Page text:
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CHUYKA C. UDEDIBIA (Nigeria), speaking on behalf of the African Group, ...

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He said the Group emphasized the importance of consolidating the existing nuclear-weapon-free zones and the establishment of new ones on the basis of arrangements freely arrived at among the States of the region concerned.  The Group strongly supported the establishment of a nuclear-weapon-free zone in the Middle East and called on countries in the region to take urgent steps for the implementation of proposals for the establishment of such a zone.  Pending establishment of such a zone, countries of the Middle East must refrain from producing, acquiring or possessing nuclear weapons and agree to place their nuclear facilities under the IAEA safeguards.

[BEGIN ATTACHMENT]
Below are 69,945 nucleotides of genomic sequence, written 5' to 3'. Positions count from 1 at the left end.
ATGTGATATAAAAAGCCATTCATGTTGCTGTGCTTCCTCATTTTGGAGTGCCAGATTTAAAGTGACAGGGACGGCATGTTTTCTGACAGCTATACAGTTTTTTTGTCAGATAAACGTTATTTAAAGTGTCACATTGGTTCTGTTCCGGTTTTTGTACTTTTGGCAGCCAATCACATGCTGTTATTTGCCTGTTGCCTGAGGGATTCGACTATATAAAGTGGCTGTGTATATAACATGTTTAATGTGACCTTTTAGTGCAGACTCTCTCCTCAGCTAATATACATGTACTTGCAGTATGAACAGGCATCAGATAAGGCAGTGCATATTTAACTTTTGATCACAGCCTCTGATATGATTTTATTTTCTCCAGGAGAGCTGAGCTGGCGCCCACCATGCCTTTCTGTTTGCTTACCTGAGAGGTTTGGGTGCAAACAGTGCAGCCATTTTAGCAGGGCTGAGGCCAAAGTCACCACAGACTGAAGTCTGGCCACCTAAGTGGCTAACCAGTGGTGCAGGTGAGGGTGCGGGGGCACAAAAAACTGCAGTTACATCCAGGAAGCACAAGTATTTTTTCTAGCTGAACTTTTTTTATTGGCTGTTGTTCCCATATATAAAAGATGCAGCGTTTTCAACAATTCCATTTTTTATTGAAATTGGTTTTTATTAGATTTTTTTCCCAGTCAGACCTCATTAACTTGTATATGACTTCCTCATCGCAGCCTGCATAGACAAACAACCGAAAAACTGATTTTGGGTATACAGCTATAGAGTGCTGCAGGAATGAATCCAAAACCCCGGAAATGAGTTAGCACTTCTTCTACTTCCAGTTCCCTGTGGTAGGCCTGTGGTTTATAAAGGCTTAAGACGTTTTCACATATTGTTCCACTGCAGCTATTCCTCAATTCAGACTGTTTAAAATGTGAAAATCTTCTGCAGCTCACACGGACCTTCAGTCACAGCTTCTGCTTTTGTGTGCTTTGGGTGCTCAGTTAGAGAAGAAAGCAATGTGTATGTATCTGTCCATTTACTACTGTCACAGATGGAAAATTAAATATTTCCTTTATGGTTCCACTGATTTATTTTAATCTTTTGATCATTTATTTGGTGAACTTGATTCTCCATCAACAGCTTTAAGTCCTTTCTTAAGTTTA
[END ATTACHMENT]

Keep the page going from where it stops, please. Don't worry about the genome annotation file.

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Speaking in his national capacity, ALAA ISSA (Egypt), who is also chairman of working group I on nuclear disarmament, ...

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He noted the recent progress achieved by those countries, but most of that had related to the framework of political commitments, which had not yet seen the light of day.  He also noted efforts, within the context of a regional framework, to strengthen the nuclear-weapon-free zone treaty regimes.  He hoped to those achievements, would be added Mongolia and the establishment of a nuclear-weapon-free zone in Central Asia.  The Middle East region also deserve special mention, since Egypt, for more than 25 years, had sought to achieve progress towards ridding that region of nuclear weapons and highlighting the dangers of nuclear proliferation.  He was exerting similar efforts within the framework of the NPT and had endeavoured to achieve progress in regional negotiations in the Middle East, but that had not been crowned with success.  He would pursue those efforts within the current Commission session, in order to build on its 1999 guidelines for the creation of such zones.  His goal was the creation of such a Middle East zone.